There are hopes in Papua New Guinea that Australia will follow Singapore and co-operate with efforts to stem the laundering of proceeds from corruption in PNG.
A Singapore court last week jailed a couple for laundering $US3.6 million of funds, intended for setting up community colleges in PNG.
The court established that in 2010 almost $US800,000 of the funds was deposited in the bank account of Sir Michael Somare, PNG's prime minister at the time.
The chairman of PNG's anti-corruption agency Taskforce Sweep, Sam Koim, said his team had been working with Singaporean authorities on the case.
He said co-operation from other jurisdictions could be critical to successful prosecution of corruption.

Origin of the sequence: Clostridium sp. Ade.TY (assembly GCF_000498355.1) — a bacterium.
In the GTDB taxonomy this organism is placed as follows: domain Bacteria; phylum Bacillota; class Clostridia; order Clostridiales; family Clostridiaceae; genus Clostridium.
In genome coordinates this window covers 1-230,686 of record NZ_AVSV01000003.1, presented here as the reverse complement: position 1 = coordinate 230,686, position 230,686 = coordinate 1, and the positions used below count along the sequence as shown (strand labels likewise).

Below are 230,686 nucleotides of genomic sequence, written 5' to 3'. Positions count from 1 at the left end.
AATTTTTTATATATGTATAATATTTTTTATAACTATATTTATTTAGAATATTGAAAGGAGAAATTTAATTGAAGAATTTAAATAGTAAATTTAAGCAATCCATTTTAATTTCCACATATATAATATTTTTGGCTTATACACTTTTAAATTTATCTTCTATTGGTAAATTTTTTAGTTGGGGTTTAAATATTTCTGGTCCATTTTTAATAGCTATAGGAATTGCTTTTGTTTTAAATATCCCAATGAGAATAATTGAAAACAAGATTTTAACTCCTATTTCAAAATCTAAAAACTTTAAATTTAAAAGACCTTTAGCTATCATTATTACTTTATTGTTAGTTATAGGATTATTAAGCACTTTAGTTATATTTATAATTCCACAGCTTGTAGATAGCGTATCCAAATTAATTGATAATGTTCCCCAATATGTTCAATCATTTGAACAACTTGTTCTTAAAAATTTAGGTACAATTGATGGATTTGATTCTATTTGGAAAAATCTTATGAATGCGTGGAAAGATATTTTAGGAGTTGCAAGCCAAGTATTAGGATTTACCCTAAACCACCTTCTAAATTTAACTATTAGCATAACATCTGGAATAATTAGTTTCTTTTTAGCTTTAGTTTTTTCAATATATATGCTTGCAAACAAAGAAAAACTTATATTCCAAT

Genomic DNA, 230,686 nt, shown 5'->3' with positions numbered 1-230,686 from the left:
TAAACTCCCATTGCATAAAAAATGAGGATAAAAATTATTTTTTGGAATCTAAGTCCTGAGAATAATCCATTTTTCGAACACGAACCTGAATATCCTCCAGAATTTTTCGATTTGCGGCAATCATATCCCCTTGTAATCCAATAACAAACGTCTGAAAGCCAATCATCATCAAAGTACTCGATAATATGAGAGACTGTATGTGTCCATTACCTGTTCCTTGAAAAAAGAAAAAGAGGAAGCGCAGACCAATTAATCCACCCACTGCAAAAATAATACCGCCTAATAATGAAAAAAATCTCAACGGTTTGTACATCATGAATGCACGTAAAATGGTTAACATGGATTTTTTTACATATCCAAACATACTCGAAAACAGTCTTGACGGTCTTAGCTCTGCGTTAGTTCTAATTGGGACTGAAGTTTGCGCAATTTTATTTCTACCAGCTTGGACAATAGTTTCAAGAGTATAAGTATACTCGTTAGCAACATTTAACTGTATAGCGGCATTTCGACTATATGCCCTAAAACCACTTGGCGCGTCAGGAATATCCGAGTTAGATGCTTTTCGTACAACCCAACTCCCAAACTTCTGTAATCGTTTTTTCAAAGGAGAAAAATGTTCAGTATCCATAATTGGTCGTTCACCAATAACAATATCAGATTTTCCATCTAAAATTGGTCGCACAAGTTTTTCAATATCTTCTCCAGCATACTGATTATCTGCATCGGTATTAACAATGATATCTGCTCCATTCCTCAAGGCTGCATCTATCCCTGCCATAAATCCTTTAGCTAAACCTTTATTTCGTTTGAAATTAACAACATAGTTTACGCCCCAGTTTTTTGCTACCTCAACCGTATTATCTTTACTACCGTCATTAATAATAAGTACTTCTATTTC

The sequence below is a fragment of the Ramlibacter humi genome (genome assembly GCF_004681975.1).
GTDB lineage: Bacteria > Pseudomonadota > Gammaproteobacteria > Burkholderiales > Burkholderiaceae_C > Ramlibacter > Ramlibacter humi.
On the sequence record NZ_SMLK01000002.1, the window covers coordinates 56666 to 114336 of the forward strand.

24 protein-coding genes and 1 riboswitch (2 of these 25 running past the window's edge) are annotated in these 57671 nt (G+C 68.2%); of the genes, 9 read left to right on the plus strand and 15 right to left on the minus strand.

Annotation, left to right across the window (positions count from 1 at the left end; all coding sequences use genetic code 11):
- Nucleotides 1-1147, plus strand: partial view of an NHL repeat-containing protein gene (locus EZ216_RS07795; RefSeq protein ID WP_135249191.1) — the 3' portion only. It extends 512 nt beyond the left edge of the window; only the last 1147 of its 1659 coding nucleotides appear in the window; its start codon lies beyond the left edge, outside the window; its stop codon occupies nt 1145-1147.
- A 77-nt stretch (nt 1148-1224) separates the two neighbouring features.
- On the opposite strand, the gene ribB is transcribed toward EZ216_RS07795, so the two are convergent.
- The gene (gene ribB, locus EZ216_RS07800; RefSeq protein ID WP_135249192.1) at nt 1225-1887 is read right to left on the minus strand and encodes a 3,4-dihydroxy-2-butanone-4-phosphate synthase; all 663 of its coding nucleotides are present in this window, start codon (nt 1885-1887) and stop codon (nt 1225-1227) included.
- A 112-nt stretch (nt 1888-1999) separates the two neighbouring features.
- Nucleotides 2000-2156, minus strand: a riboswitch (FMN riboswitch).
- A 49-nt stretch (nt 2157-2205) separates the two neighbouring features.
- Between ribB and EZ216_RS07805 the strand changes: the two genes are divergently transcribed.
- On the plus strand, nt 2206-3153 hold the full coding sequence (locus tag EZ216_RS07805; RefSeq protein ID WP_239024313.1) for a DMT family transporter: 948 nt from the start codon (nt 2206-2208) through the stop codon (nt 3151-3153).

Mr Koim said many of PNG's white collar criminals tended to buy property, or hold their money, in Australia.
"I would not want to think that there is no suspicious transaction that has not been detected by AUSTRAC (Australian Transaction Reports and Analysis Centre). I believe there are many and it's up to Australia to have the political will to actually take a step like what Singapore did."
Mr Koim said the conclusion of the Singapore case would assist his team in finalising its own line of investigations on the matter.
Sir Michael has apologised for the shame caused to his country, however in a statement said that at no time in his political career had he received bribes.